Black Lives Matter Stage Sit-In, File Complaints At North Miami Police Station
Dozens of protesters filed into the North Miami police department wearing all black.
For the second time in days, community members and activists took their protest to the police department's lobby after Charles Kinsey, an unarmed black man, was shot in the leg.
Black Lives Matter Miami staged a peaceful sit-in and requested to file formal complaints against Officer Jonathan Aledda.
https://youtu.be/WQJE6Hbb-04Aledda shot Kinsey, a behavior therapist who was trying to get an autistic client back to the group home he wandered away from.
Christopher Meeks, one of the protesters, read his complaint out loud before filing it with the police department.
“ I would like to see Officer Jonathan Aledda not only fired, but indicted in regards to the misuse of his firearm when firing on Charles Kinsey,” he said.
North Miami police officers received and processed the complaints from protesters.
Police spokeswoman Natalie Buisserreth said the complaints will be handed over to the Florida Department of Law Enforcement which is investigating the shooting.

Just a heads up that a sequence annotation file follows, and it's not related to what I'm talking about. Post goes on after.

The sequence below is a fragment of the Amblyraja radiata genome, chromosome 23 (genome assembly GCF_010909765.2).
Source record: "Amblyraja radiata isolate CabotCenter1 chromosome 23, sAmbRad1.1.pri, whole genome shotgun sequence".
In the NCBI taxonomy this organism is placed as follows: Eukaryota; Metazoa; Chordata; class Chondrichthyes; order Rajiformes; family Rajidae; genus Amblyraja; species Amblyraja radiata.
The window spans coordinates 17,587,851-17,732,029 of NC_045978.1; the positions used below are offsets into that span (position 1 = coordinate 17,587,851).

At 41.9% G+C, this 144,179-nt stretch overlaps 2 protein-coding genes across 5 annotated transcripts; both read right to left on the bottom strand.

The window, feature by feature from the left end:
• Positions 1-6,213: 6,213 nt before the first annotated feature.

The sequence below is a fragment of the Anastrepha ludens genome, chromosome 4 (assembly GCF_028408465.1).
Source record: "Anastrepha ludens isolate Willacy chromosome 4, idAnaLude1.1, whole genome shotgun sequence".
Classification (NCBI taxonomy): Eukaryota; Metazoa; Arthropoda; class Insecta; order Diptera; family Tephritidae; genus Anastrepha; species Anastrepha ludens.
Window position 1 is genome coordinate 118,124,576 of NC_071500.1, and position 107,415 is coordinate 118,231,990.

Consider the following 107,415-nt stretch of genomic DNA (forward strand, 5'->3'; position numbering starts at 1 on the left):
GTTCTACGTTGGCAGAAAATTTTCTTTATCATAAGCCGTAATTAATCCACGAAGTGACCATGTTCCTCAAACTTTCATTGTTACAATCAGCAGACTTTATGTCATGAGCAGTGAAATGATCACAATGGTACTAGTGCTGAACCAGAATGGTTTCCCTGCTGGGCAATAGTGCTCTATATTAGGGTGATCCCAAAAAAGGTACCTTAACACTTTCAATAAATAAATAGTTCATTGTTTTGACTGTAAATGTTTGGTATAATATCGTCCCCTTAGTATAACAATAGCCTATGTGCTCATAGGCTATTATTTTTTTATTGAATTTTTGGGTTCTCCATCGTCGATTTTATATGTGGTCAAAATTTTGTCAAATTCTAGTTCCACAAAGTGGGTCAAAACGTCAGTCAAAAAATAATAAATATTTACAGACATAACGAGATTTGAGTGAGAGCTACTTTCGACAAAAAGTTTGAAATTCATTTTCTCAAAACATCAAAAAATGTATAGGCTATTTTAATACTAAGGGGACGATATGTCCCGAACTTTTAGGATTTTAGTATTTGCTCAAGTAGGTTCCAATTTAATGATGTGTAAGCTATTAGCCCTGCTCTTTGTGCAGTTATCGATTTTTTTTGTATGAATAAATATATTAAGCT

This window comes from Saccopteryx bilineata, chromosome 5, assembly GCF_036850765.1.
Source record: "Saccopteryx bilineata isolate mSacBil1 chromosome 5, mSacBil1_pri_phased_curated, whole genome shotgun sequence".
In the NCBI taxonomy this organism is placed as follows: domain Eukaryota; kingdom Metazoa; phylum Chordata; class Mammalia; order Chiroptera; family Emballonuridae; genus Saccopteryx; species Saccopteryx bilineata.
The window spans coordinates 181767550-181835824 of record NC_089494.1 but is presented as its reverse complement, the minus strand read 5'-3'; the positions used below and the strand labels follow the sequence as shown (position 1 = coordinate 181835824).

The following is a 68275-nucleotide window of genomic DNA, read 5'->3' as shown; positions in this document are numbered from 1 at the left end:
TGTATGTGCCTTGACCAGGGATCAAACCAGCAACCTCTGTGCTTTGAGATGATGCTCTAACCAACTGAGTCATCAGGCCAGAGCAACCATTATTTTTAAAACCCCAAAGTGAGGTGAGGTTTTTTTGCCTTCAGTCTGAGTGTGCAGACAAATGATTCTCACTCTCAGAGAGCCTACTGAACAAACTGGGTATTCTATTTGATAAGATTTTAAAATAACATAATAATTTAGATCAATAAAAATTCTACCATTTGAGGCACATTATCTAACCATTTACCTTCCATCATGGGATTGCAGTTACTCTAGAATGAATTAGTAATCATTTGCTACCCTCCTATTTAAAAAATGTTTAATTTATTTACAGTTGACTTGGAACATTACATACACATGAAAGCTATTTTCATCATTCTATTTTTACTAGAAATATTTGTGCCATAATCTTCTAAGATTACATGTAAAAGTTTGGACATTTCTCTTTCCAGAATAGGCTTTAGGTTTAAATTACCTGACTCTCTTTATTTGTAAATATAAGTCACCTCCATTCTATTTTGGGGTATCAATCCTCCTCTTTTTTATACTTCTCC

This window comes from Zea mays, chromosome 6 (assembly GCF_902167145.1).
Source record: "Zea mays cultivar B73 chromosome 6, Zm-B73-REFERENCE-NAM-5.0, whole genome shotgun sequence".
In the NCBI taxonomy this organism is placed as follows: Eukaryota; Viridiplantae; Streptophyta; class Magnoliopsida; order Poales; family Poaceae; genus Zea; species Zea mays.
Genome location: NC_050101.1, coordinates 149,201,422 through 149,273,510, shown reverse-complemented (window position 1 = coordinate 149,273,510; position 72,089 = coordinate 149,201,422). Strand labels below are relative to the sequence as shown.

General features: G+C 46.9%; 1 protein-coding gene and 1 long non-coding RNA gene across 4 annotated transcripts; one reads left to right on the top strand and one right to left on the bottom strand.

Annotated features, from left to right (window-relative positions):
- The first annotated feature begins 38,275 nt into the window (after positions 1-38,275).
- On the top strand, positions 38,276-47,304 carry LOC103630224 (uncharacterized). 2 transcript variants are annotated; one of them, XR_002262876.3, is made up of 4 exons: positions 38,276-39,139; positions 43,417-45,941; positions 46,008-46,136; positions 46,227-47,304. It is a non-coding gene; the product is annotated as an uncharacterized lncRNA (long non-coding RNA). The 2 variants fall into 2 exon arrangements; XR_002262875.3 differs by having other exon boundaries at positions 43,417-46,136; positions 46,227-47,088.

Initially, protesters were told they would not be able to file complaints by a man working at the station counter. He said their concerns were not “complaints,” but Buissereth disagreed.
She handed out notepaper to the protesters who were then allowed to meet with an officer individually to log a formal complaint.
“People are upset, people are angry. They want their voices to be heard so let’s assist them,” said Buisserreth.
The department created a barricaded “First Amendment Zone” outside of the police station that included a podium, tent and water bottles for protesters, but no one used it.
Umi Selah, a member of the Dream Defenders, told the protesters this was not the end, they will continue to organize and show up.
In an interview with a local TV station. Charles Kinsey said when he asked the officers why he shot him, the officer responded, “I don’t know.”
Selah said this “inadequate response” is why protesters will continue to push for answers.
“'I don’t know' is a response to, 'Do you know if it’s going to rain today?' 'I don’t know' is not a response to when you shoot somebody with their hands up.”
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